Rim of the World
This well-oiled entertainment-machine takes us back to the 1980s era of kids-adventure films like Goonies (1985) and Explorers (1985). Director McG, best known for his lively Charlie’s Angels movies of the early 2000s, has recently made a comeback (for his old, faithful fans, at least) with his previous The Babysitter (2017), also a Netflix production. That one has already birthed a sequel, The Babysitter: Killer Queen (2020).
The style of genre-hopping aspired to by The Perfection is second nature to McG: like Joseph Kahn, his heir apparent in the music-video-to-cinema succession, he has a supremely playful way of flipping a story and bouncing from one set of cartoonish movie clichés to another.
So Rim of the World starts with a crisis in outer space, but instantly plummets down to the monitor-filled bedroom of a lonely nerd, Alex (Jack Gore). Was the opening scene just some corny video Jack watched? As it turns out, no – but first, we need to be introduced to an excruciatingly chummy, summer camp experience for the reluctant Jack and two other similarly “special” kids, Chinese orphan Zhenzhen (Miya Cech) and rich brat Darius (Benjamin Flores Jr.).
At the very moment they bump into Gabriel (Alessio Scalzotto), a mysterious outsider also in their age bracket, then wouldn’t you know it – the alien invasion begins. In a typically reflexive gag, our heroes can only speculate on the aliens’ reasons for attacking by referring to other space-invasion movies.
From there, it’s mainly an alternation between swift action set-pieces reminiscent of the Alien (1979-2017) or Jurassic Park (1993-2018) franchises – in this case, the creatures have a neat trick of rapid self-regeneration – and therapeutic, sentimental camaraderie in the school of The Breakfast Club (like in that 1985 John Hughes classic, the young teens here type themselves as Nerd, Criminal, Orphan and Joke).
Eventually, it may be up to these kids to save the entire planet – or at least the USA, since a throwaway line of exposition flatly informs us that “Europe is destroyed and Asia decimated”! Talented screenwriter Zack Stentz has been down this youthful wish-fulfilment road before: prior to his work on several Marvel epics, he penned the “juvenile James Bond” comedy-adventure, Agent Cody Banks (2003).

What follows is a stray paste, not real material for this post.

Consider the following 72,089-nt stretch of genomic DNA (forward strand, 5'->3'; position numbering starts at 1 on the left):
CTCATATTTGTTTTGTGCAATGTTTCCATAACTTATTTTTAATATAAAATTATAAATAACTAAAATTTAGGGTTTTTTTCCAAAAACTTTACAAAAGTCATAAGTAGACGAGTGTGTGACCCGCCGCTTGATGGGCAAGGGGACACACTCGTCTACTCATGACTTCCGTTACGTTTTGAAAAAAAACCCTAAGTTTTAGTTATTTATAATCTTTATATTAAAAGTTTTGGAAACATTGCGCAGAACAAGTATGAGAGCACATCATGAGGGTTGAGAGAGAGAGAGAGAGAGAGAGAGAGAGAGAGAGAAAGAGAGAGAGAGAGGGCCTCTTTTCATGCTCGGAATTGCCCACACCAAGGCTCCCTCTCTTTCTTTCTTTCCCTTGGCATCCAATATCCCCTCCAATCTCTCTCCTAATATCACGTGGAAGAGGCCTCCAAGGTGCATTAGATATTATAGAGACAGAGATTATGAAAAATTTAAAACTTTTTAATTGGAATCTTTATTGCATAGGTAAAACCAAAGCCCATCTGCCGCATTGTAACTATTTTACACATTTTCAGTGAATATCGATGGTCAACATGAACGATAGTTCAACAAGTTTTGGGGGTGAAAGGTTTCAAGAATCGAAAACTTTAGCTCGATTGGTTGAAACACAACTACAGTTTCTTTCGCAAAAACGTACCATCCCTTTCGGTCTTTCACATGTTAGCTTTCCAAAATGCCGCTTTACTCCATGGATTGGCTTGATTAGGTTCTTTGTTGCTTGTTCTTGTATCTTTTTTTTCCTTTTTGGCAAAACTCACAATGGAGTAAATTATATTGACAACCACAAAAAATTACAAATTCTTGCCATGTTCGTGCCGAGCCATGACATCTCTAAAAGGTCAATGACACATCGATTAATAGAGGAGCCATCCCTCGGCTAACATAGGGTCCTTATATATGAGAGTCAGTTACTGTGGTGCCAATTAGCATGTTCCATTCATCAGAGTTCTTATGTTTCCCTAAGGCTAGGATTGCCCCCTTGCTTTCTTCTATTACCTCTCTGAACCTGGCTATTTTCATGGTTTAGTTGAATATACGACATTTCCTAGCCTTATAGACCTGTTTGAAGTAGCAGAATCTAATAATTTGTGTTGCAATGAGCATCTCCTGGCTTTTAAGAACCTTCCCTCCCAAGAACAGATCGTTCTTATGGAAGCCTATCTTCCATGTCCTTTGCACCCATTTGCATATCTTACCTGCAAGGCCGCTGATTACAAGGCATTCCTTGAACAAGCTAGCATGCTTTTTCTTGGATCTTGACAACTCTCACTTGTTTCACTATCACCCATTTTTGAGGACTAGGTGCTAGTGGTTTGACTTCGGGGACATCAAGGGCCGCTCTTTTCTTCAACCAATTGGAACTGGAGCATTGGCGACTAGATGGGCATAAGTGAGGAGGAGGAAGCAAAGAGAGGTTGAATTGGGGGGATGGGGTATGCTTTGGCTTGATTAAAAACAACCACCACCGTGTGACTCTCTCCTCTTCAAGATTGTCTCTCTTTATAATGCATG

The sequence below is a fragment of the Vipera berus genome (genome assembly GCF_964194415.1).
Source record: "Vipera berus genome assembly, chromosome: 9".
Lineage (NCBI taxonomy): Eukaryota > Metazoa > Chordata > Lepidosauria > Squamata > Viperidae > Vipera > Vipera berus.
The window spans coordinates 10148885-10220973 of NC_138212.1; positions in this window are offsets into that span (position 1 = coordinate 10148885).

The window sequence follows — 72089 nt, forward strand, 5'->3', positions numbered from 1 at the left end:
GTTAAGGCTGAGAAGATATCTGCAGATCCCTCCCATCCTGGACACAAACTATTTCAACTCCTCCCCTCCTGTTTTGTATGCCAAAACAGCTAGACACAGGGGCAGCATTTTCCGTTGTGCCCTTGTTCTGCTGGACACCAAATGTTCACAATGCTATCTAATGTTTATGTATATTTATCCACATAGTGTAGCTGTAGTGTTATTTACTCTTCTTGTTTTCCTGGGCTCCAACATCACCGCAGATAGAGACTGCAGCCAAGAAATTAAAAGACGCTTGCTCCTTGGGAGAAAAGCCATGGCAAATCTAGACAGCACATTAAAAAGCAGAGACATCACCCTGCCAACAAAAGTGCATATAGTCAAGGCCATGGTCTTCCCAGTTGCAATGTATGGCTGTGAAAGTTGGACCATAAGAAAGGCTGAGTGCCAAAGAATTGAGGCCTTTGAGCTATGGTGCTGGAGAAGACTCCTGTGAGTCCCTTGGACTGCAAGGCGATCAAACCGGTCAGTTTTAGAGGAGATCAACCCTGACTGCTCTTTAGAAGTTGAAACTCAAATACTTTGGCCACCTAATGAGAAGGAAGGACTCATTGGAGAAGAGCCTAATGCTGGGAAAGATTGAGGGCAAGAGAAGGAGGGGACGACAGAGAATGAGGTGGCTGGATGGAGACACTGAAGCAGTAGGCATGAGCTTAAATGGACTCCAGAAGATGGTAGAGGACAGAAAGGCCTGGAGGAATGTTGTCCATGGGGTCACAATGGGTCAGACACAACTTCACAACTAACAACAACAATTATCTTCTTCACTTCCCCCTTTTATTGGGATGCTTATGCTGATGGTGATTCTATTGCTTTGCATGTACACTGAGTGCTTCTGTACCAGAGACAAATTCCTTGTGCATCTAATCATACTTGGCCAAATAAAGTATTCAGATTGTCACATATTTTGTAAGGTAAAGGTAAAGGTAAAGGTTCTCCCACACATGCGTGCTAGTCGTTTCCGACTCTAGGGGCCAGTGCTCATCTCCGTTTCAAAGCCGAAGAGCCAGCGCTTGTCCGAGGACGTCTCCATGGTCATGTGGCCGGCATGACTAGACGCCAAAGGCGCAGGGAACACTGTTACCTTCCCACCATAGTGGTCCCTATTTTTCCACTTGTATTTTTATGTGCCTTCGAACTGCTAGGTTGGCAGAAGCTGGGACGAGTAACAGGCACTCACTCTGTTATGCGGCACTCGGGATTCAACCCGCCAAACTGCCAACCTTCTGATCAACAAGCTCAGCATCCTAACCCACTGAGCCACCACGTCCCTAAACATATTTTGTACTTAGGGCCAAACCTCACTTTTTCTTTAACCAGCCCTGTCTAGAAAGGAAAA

In Rim of the World, we see one of the identifying marks of what could be called the Netflix Film: not exactly the highest-end digital effects, perfectly serviceable yet also a little artificial-looking, even sometimes primitive. To my relatively technically-untrained eye, fire is the biggest giveaway: the flames always look painted on, and no character really seems in any danger as they pass through them. That, and the multiple or serial vistas created by a sophisticated cut-and-paste: mocked-up, overhead-angled animations of a city or field with a hundred identical bodies, buildings or animals.
Personally, I enjoy this slightly contrived look, reminiscent of a thousand B movies of yore in the action, adventure, horror and SF genres – after all, David Lynch exploited such a deliberately naïve aesthetic in Twin Peaks: The Return (2017). And the pleasure of that kind of audiovisual nostalgia is certainly not lost on McG, either.
© Adrian Martin May 2019